According to staff member Joanne Ustad, director of the Pathways to Success program, LIFE is simply "an opportunity to work with students in developing academic and career goals." LIFE is a statewide initiative that works alongside with the High Schools That Work program. Basically, students are assigned to be under the tutelage of individual staff members, who present these mini advisory groups with a guidance office-approved lesson plan. Advisory groups meet twice a month in a new time slot between second and third period on Tuesdays. LIFE's next lessons are set for April 10 and 24.
LIFE was established due to high demands from today's competitive world. High schools are often faced with increased drop out rates and need to offer a more rigorous curriculum in order to conform to demands claiming the youth of America need to make wise modern career choices. "It's a way of preparing you for the careers of the 21st century," Ustad said. "(?) There's certainly been a big push at state level to integrate career and technical education with academics." LIFE will be able to answer this calling by making high school students better aware of their responsibilities, but most importantly, their opportunities.
Long-term goals include creating a connection with the adults of the school building; these staff members can, too, guide students in decision-making or goal-setting. Teachers will not be guidance counselors but rather advisors – someone else to go to. Ustad remarked, "Hopefully you get 15 kids with which to develop a relationship."
Reactions to day one of LIFE:
As with most proposals at the high school level, a certain degree of disdain arose from the student population, in particular the seniors.
"Well, it seemed to me like something the school came up with to waste more of our time," senior Britney Holmberg said. "I guess I just don't see the point in the whole LIFE advisory thing for seniors this year because we have everything for college and things like that figured out."
Senior Stacey Joy agrees with Holmberg, but gives an analysis as to why LIFE may-well, fail.
"LIFE program: Good idea, bad plan of attack," she started. "I don't know that it is consistent enough to make a difference for us at all. Maybe they (administration) should've started it at the beginning of the year." Joy, however, reflects, "? but I guess this is a good trial period."
Rome wasn't built in a day, and this new program is barely out of the delivery room; seniors are not the only ones noticing this, either. Junior Stephanie Swier approached the topic with certain incredulity.
"I thought that the LIFE program was kind of pointless; I guess I can't really say much since it was only the first time we've had it." She said, continuing with a more hopeful forecast, "Maybe after a couple more times of having it, it will be more beneficial to us all."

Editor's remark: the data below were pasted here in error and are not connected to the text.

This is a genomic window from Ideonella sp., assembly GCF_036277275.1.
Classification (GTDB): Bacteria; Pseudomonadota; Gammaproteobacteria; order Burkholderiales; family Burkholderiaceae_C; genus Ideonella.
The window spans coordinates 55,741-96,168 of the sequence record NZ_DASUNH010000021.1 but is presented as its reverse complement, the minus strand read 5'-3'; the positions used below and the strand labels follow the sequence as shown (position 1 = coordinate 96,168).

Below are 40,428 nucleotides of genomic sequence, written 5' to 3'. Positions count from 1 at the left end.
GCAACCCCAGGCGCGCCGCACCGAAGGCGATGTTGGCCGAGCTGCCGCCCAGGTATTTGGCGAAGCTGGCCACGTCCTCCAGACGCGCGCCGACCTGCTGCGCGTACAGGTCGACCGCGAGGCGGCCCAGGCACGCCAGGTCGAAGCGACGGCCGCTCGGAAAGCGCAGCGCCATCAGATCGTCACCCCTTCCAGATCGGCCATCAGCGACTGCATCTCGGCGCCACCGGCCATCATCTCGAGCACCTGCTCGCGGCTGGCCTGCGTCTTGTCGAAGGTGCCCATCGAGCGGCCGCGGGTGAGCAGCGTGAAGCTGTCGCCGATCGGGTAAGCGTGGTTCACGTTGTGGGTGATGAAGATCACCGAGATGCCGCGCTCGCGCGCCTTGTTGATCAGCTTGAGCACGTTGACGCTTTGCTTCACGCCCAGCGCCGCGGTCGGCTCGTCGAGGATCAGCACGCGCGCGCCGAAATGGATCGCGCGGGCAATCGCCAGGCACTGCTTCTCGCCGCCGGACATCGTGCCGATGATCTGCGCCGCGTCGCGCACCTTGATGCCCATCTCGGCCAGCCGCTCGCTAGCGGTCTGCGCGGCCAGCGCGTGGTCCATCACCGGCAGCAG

Another junior, Tyler Husby, seemed to enjoy the concept of LIFE. "I have Dibley and Schnack attack (?) everyone asks for police stories," he said. "But it seems okay so far. We didn't do too much the first day (?) It will probably work; I am glad we have it because it will help us kids that live in a box and don't understand this stuff."
This stuff is a phrase which here means "calculating GPAs, picking out colleges, working through applications, learning about transcripts and understanding what the guidance office does for the students."
"I learned a lot about how to calculate my GPA," senior Annie Roche said. Fellow senior Ryan Powell teasingly added, "What's a GPA?"
Jokes aside, Ryan Scheidel pointed out the basic conception of the program in a senior's eyes. "It's great for underclassmen – it's kind of pointless for us," he said.
Reactions to day two of LIFE:
As the weeks pass, the concept of LIFE becomes clearer for the students at VHS; however, some students still raise concerns about the program.
"So far it's not teaching us something we already don't know," junior Stephanie Heer said. "I want them to teach me something I already don't know."
Sophomore Jiwen Li expounded a bit further and stated the essential aspect of betterment for any program: "In the future, LIFE can continually improve to meet our guidance needs."
Freshman Ashley Ouellelle looked at the bright side of the program. "(It) cuts out of class time," she said. Ouellelle wants to see more activities planned in future LIFE classes.
Perhaps freshman Cole Andre was in the right when he said, "It's got a bright future."
Teachers are neophytes to LIFE, just like the students. According to Ustad, "Teachers have been very receptive to it." Staff members were quick to raise concerns and bring up questions to the table during meetings with the guidance office.